Have you been facing a problem during your studies at Masaryk University? They can be directly related to your studies, e.g. an insufficient number of credits, failed exams, or to your personal and private or social life, as a result of which you are under great mental pressure. You can always talk about problems, regardless of how specific they are, and they can be related to matters concerning society at large. Masaryk University provides its students with free services of psychologists and therapists from the Students’ Advisory Services (as many as five face-to-face or online sessions).
According to Jiří Vander, experiencing life-affecting situations is challenging for everyone, and one’s attitude towards their situation is very important. “For example in the event of the loss of a loved one, most typically death, or even breakup, or in any other situation that constitutes suffering (failure at work or in exams), one experiences stages of coping with the loss: denial, anger, bargaining, depression and acceptance. It is important to accept all feelings and emotions associated with each individual stage, instead of attempting to avoid them,” says Jiří Vander, a psychologist with the Students’ Advisory Services.
Therapist Sofiia Berezka adds that the path from shock, anger, desperation, guilt or helplessness to acceptance is a thorny one. “When one feels like they cannot manage the situation and the pain is only getting worse, to the when it is negatively affecting their normal life, they should not hesitate to contact a professional. While a psychologist cannot compensate the loss, whatever it is, he or she can definitely help get over the grief and get rid of thoughts that prevent the client from breathing normally.”
The Support Centre for Students with Special Needs, also known as the Teiresiás Centre, also provides support for mental health-related problems. Its experts specialise in long-lasting problems with negative effects on attendance, learning, studying for exams or public speaking skills.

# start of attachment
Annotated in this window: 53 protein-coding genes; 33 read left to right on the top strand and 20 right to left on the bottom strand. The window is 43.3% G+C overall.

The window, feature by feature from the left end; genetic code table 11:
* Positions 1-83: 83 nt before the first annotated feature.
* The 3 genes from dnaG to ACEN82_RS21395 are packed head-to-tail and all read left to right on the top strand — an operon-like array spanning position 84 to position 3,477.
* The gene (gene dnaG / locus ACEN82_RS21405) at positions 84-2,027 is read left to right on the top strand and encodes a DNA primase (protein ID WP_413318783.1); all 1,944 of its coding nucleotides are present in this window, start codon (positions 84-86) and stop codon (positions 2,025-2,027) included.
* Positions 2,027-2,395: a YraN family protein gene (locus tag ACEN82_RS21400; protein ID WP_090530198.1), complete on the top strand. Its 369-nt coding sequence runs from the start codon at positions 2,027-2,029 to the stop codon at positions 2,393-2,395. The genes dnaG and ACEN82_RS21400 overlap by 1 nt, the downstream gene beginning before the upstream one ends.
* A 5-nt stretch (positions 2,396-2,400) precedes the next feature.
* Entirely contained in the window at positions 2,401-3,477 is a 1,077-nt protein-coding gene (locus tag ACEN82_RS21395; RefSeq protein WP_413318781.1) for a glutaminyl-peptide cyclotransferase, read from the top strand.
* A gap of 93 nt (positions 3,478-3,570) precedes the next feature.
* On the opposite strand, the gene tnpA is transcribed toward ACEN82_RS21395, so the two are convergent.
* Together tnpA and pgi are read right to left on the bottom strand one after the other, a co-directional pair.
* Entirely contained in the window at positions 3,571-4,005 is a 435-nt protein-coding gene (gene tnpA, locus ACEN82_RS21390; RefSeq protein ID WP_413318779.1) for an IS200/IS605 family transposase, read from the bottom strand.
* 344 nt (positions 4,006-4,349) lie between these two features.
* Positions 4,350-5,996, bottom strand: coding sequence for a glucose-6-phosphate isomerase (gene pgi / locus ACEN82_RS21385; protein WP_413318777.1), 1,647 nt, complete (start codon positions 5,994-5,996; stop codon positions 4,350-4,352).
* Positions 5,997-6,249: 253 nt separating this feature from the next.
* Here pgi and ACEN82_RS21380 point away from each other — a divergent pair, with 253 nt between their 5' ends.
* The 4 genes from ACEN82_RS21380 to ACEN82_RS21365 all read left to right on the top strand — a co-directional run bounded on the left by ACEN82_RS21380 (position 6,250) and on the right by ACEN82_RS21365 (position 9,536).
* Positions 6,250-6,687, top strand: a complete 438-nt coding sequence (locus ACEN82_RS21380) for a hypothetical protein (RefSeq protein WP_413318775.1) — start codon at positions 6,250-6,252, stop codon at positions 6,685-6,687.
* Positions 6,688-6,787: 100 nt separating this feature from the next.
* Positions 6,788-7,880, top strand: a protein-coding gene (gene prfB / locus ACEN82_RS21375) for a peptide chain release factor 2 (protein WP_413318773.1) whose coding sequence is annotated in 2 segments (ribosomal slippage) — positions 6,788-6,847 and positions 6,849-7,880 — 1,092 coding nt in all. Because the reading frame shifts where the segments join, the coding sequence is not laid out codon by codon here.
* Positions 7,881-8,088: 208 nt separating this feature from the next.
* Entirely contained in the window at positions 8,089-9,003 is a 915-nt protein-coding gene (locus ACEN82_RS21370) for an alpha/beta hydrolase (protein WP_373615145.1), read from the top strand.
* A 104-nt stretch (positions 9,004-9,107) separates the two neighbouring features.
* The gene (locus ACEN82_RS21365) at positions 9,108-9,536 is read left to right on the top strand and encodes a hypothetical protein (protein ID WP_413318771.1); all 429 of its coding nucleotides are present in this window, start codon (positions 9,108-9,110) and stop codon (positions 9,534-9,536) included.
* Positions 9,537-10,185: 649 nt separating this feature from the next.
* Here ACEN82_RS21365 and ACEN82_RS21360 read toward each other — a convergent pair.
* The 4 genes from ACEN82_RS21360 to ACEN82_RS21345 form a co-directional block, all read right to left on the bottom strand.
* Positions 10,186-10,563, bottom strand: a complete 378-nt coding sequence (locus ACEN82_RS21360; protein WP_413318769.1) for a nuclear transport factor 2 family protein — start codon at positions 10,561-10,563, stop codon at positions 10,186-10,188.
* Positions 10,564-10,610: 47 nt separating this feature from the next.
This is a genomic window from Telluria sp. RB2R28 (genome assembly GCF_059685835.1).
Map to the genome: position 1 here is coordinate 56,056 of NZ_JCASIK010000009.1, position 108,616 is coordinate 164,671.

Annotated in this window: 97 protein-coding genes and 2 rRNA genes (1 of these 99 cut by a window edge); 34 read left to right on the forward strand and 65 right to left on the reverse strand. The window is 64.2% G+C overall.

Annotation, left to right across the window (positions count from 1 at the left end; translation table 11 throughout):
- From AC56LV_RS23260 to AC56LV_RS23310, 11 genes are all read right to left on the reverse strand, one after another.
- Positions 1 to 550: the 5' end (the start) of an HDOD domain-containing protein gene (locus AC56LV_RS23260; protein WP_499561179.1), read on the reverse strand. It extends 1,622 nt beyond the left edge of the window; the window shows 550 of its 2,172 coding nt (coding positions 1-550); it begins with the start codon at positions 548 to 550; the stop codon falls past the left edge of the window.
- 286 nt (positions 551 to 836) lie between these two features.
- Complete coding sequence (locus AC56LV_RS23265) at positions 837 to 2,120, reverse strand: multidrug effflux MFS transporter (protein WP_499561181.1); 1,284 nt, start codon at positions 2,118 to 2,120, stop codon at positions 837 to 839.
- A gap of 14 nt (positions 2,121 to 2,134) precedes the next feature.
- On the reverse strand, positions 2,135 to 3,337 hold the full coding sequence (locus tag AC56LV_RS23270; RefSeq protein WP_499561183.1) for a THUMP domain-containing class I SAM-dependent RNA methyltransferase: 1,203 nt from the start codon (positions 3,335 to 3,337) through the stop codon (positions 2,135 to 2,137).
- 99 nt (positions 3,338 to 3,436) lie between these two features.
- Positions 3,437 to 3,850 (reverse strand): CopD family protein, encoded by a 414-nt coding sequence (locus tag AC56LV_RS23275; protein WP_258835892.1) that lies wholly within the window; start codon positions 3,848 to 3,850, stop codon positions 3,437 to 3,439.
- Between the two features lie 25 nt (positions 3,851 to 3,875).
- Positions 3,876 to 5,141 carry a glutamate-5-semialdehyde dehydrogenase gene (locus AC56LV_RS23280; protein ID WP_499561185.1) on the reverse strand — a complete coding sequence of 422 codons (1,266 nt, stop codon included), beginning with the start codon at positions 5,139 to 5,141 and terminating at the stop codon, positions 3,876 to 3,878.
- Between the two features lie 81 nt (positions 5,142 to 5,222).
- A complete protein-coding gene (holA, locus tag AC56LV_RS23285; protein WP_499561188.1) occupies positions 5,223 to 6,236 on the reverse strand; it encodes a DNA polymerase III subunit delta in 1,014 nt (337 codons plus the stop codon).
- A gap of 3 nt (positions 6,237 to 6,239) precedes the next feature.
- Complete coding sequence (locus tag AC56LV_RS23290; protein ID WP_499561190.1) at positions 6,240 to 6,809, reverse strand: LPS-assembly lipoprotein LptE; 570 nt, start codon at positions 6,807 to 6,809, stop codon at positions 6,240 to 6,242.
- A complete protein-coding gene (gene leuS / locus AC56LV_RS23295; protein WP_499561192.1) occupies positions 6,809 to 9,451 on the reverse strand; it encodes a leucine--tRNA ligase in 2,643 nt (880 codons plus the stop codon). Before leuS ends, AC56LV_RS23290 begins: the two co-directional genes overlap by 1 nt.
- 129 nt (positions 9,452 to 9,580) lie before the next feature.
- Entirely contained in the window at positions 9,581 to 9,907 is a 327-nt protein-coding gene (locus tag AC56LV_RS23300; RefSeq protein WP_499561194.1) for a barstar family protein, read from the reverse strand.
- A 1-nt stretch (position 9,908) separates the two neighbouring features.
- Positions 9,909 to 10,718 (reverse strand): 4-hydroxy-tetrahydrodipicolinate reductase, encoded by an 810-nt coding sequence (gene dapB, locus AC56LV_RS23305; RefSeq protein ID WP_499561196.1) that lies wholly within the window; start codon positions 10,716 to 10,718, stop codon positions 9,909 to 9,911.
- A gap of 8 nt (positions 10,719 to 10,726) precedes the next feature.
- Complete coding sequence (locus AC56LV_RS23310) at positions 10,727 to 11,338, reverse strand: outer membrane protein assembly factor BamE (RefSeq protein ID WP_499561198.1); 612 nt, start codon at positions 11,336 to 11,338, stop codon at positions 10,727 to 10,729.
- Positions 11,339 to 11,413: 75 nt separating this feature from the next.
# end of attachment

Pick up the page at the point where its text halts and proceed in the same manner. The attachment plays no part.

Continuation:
“Students suffer from mental illnesses just like any member of the general population, and any experience with psychotic conditions or depression and the subsequent recovery is long and exhausting. Under these circumstances, it is often impossible to maintain the typical pace required of a student. Instead, the student can ask for an individual study plan to slow down the workload. Quite often we help students with the more serious mental conditions throughout their entire studies,” says one of the psychologists from the Teiresiás Centre Miroslav Zítko.
Forms of support may include regular psychological and crisis therapy or advisory in matters concerning studies, as well as intermediation of communication with the student’s faculty and individual re-scheduling of studies, reflecting the student’s condition and ability to better fulfil their requirements. In addition to direct assistance, students with more severe problems can obtain contact information on licensed psychiatrists who are known to take new patients; the centre’s staff also cooperate with the Práh association which specialises in helping people with mental illnesses, even outside the scope of studies.